And so by being better informed, people feel empowered to participate more, and are better placed to influence policy decisions, to advocate for better design, and to take a more active interest and role in how their city is shaped.
Watch this space as the Open House Impact Study develops but also let me know if you have examples you want to relate directly connected to Open House or studies that reinforce our belief in this model of public engagement as would be good to share with everyone!

*London, New York, Dublin, Tel Aviv, Jerusalem, Helsinki, Oslo, Melbourne, Barcelona, Brisbane, Slovenia, Chicago, Rome, Lisbon, Perth, Thessaloniki, Limerick, Gdynia, Buenos Aires, Vienna, Athens, Monterrey, Cork, Vilnius, Prague, Madrid, Belfast, Porto, Lagos, Milan, Zurich and Stockholm

Truly Public Space: The Key to a Liveable City

With the ever-increasing demands on space in London as the city grows, the debate around ‘private’ vs ‘public’ in relation to our outdoor spaces continues to rage. (see Anna Minton’s article http://www.theguardian.com/cities/2014/dec/30/what-i-want-from-our-cities-in-2015-public-spaces-that-are-truly-public-boris-johnson-london. That this subject can generate such passionate responses was also shown by our recent Open-City poll on this subject, which generated more than 1500 responses in just half a day, and the discussions at the recent RTPI event on ‘Who has a right to the city?’ at which I was one of the speakers.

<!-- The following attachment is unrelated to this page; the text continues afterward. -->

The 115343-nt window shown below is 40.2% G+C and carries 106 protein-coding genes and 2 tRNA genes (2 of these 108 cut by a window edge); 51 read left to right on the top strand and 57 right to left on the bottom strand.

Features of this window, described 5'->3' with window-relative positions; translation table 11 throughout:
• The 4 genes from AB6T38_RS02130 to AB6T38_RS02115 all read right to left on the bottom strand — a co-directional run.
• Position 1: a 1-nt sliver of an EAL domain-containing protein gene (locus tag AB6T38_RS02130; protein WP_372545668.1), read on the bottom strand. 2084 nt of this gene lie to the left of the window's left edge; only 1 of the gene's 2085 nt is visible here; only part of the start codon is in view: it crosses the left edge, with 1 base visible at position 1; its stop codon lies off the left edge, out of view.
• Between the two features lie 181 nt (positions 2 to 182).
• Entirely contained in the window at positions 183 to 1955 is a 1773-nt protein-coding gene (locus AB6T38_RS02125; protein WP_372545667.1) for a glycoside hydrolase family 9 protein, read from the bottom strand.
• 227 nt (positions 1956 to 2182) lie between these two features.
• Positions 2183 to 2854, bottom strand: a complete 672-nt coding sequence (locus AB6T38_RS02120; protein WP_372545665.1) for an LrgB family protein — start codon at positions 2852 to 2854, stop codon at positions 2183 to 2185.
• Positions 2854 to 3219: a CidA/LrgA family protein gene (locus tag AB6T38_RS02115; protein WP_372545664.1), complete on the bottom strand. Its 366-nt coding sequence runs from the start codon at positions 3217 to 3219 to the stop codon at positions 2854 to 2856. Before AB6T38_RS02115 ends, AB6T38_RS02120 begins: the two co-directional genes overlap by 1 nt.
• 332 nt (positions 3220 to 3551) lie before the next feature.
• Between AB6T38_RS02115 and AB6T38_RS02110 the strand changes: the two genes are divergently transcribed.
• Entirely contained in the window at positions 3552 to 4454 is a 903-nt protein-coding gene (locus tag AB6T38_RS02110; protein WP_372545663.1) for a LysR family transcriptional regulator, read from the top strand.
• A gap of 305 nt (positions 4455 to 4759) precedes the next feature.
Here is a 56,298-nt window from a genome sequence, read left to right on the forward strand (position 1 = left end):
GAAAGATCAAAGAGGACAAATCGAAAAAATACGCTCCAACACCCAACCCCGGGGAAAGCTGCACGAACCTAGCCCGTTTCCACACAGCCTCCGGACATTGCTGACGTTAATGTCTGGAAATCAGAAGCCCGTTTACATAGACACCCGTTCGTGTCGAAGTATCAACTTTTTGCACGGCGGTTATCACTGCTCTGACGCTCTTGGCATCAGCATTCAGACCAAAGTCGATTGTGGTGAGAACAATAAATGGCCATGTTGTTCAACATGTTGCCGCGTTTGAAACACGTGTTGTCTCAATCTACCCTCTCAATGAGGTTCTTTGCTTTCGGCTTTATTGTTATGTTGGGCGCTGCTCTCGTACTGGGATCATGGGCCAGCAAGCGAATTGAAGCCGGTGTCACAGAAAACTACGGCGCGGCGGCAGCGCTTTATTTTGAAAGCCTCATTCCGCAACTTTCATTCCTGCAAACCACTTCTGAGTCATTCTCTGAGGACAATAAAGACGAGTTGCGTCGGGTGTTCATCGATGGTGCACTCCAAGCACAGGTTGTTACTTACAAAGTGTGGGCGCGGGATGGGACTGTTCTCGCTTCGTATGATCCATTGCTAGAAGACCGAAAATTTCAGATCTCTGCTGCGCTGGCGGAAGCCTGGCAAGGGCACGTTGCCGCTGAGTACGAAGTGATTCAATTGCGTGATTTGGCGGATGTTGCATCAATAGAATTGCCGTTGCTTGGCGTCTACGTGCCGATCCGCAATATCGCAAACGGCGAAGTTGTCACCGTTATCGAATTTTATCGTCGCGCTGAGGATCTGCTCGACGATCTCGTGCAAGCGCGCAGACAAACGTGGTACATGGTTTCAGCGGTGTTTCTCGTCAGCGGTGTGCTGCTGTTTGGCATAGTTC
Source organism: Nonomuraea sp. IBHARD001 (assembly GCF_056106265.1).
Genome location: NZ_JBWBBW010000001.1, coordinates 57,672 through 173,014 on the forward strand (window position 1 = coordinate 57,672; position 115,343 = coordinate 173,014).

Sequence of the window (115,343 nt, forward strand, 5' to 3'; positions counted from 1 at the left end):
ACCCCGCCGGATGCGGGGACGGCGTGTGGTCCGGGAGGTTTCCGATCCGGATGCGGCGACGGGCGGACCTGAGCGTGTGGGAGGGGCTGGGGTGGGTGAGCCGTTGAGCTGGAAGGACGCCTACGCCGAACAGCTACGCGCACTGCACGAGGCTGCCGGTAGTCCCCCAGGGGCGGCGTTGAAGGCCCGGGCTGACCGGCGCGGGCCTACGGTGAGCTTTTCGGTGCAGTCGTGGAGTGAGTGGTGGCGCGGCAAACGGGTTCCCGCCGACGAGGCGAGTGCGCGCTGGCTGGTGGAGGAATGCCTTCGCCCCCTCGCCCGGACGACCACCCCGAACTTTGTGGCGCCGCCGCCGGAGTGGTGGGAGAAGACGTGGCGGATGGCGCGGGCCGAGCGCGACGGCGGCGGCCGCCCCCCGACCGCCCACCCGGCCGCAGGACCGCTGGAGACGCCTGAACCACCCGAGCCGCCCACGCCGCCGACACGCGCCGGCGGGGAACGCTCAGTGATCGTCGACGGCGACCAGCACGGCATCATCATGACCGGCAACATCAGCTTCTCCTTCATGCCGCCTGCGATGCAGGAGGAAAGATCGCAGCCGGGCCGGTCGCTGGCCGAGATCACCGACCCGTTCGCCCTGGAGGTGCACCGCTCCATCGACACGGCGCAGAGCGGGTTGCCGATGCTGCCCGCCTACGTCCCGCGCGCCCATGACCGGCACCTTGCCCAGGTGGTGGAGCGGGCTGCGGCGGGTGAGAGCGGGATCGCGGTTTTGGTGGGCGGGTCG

The importance of a well-designed public realm has been creeping up the developers’ agenda over the last decade, and we’ve seen this come to the fore especially in the past 5 years with new schemes such as Granary Square and The Leadenhall Building. When we see children playing in the fountains at King’s Cross or on the South Bank, there is some indication that we are on the way to achieving a liveable city – as Jan Gehl has so succinctly put it, when children feel safe in our public spaces, we are making a city for everyone.

Our poll asked Londoners the question ‘Do you think privately managed public spaces in London isolate and exclude more than making a more attractive, safer city?’. 62% of people answered yes, and 38% said no. Many of the former shared the widespread and real concerns that privately owned public spaces have restricted access and control – sometimes more insidious because it is hidden – that means that using these spaces is a privilege rather than a right, ‘with skateboarders, the poor, dogwalkers, cyclists etc. excluded simply because the owner doesn’t like them’, as one person commented. And it seems that even the much-feted Garden Bridge will effectively be more a privately owned tourist attraction rather than a new public right of way across the Thames.

What can be done to resolve this situation, when Londoners often feel wary and unnerved by privatised spaces where it’s ‘business first rather than community first’ – as evidenced by the presence of private security guards? Many of our respondents, however, acknowledged that the problem is a complex one. They considered that some privately managed public spaces did feel more inclusive and welcoming than others, and that it is better to have private management rather than no management at all, which could conceivably happen with the enormous pressures on local authority budgets. Effective, transparent and light touch management was seen by the respondents as the key to making all public spaces, even if privately owned, work for London – as well as of course the quality of the design.   At the end of the day however, public space should be just that, public and without restrictions.

London: Designed for Healthy Living?